The diverse range was first crowned by the Fiesta XR2i with its distinctive bright blue bumper inserts, and topped again in 1990 by the RS Turbo with green detailing. Both gave way to 16-valve engine replacements within a couple of years, the latter becoming the RS 1800 in the process. Before the end of its lifecyle, they were all dropped in favour of the lukewarm Si, designed to circumvent ever-increasing insurance premiums for hot hatches.
Other engines in the range were largely carried over from other models in Ford’s range, starting with an underwhelming 1.0-litre petrol up to a 1.8-litre diesel – think slow, but frugal.
A mild facelift in 1992 introduced improved seats and interior trims, but the only external cues that differed were revised wheels and clear instead of amber front indicator lenses.
Although the Mk4 arrived in 1995, the third-generation model continued to be sold alongside it for a year as the Ford Fiesta Classic – irony notwithstanding – until it was replaced 12 months later by the original Ford Ka.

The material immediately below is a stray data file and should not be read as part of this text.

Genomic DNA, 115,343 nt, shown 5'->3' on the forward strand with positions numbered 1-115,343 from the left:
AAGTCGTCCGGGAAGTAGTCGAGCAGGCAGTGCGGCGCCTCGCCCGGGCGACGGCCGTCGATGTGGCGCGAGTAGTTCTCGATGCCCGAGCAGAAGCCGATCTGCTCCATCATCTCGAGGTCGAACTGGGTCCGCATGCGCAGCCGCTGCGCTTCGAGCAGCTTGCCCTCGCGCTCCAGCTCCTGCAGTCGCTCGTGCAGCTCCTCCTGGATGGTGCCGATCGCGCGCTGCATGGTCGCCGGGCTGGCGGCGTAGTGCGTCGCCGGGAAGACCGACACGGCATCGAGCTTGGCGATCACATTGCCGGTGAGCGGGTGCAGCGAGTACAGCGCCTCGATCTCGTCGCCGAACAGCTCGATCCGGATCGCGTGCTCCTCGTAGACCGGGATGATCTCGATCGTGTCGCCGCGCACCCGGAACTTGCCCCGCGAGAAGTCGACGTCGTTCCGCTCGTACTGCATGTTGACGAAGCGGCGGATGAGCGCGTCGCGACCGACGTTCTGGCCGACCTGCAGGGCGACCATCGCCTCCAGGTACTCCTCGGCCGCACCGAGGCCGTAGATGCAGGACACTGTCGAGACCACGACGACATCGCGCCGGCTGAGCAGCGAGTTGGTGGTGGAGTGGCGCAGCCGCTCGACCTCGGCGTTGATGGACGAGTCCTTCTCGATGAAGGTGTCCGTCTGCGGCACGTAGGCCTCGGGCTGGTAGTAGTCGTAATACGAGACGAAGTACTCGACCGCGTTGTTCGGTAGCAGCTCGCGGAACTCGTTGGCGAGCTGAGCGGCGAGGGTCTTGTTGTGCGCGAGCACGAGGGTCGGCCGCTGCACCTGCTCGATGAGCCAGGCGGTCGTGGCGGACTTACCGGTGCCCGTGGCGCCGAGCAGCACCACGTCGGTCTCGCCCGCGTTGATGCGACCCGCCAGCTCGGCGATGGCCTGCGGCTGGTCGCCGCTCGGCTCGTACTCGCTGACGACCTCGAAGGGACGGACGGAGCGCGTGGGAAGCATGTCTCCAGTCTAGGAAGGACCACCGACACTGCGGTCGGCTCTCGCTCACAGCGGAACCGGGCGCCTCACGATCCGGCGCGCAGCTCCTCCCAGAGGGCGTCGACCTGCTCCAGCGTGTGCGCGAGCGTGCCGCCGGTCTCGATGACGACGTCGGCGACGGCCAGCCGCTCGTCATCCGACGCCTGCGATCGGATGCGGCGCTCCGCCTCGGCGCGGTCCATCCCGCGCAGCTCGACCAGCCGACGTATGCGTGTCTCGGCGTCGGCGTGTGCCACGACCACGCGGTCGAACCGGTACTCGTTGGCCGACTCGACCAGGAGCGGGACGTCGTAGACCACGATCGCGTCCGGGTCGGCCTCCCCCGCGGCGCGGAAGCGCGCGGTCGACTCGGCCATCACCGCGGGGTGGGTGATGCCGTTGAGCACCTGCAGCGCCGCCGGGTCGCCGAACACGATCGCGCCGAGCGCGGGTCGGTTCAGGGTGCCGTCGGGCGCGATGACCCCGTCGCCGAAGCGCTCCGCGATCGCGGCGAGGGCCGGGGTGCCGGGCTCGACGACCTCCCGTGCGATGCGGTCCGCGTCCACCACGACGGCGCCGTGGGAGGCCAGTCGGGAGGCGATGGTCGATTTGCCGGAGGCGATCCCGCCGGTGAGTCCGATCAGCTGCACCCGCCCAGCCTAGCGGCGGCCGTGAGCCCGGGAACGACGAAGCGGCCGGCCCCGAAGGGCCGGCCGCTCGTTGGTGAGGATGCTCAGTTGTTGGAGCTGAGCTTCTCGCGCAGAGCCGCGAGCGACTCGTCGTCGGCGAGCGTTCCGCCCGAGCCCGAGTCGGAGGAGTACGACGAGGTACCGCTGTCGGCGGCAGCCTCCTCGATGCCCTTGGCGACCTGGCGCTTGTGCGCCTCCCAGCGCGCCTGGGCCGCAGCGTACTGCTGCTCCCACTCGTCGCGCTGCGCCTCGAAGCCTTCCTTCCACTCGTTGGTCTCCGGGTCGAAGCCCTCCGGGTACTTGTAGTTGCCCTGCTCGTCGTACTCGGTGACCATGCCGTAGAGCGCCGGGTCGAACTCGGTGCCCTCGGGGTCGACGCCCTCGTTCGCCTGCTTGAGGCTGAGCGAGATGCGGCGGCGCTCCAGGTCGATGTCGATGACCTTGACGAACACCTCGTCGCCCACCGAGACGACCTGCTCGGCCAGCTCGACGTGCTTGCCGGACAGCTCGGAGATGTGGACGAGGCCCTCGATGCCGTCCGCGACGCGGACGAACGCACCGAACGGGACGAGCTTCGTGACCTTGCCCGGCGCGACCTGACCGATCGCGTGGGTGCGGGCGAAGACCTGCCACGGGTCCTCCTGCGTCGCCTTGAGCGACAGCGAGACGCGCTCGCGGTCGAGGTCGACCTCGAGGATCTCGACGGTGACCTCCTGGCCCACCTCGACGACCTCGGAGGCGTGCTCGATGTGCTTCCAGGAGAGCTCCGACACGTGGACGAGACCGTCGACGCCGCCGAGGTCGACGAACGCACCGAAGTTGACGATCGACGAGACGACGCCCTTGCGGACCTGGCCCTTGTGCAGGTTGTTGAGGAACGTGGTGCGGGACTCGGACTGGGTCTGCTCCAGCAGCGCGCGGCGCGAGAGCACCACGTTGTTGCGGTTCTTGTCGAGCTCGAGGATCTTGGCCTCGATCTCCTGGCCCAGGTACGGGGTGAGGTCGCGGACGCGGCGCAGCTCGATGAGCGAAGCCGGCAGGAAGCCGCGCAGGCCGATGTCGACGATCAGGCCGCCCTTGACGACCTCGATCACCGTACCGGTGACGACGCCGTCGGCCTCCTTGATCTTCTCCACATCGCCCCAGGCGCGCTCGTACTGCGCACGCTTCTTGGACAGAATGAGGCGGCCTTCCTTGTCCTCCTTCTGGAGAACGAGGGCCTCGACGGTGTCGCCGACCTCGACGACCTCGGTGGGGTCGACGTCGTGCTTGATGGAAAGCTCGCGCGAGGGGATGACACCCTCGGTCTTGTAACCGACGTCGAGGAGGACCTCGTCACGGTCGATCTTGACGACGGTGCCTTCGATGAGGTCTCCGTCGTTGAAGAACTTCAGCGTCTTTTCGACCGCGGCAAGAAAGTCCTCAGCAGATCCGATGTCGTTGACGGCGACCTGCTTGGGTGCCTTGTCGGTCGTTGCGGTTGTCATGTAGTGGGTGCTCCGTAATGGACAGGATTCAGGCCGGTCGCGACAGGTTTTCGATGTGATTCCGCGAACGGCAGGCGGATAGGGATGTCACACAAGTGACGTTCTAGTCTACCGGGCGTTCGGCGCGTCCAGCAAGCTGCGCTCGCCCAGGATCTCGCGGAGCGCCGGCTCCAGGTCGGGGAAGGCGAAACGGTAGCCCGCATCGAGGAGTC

Second-generation Ford Fiesta (1983-89)
The Mk2 Fiesta was essentially the same car as the original, but with an aerodynamic front-end and rounded tailgate to bring it more into line with the brand’s other models.
Even a new, high-level dashboard couldn’t disguise the fact that the second-generation Fiesta was little more than a facelift.
Numerous special editions helped maintain interest in the ageing car, while there was a degree of plushness with Ghia models and a purposeful air to the Fiesta XR2, complete with front spotlamps.
First-generation Ford Fiesta (1977-83)
Ford was somewhat late to the supermini party in the late-1970s when the Mk1 Fiesta appeared. As an all-new model, which was expected to be called Bravo until shortly before it was launched, it slotted below the Mk2 Escort in Ford's range, but in many instances it was slightly more expensive than the two-door versions of its bigger brother.
Three doors only, the Fiesta reached the UK in spring 1977, following its European debut the year before. Ford initially pitched it as an economy car, but it wasn’t too long before Ghia and sporty S trim levels appeared to bolster its appeal.
For many, the pinnacle of the range was the Fiesta XR2 introduced for 1981, with circular headlamps in place of the regular ones, a smattering of black exterior trim and the option of the famous pepperpot alloy wheels. Its 0-60mph time of 9.3 seconds seems unremarkable today.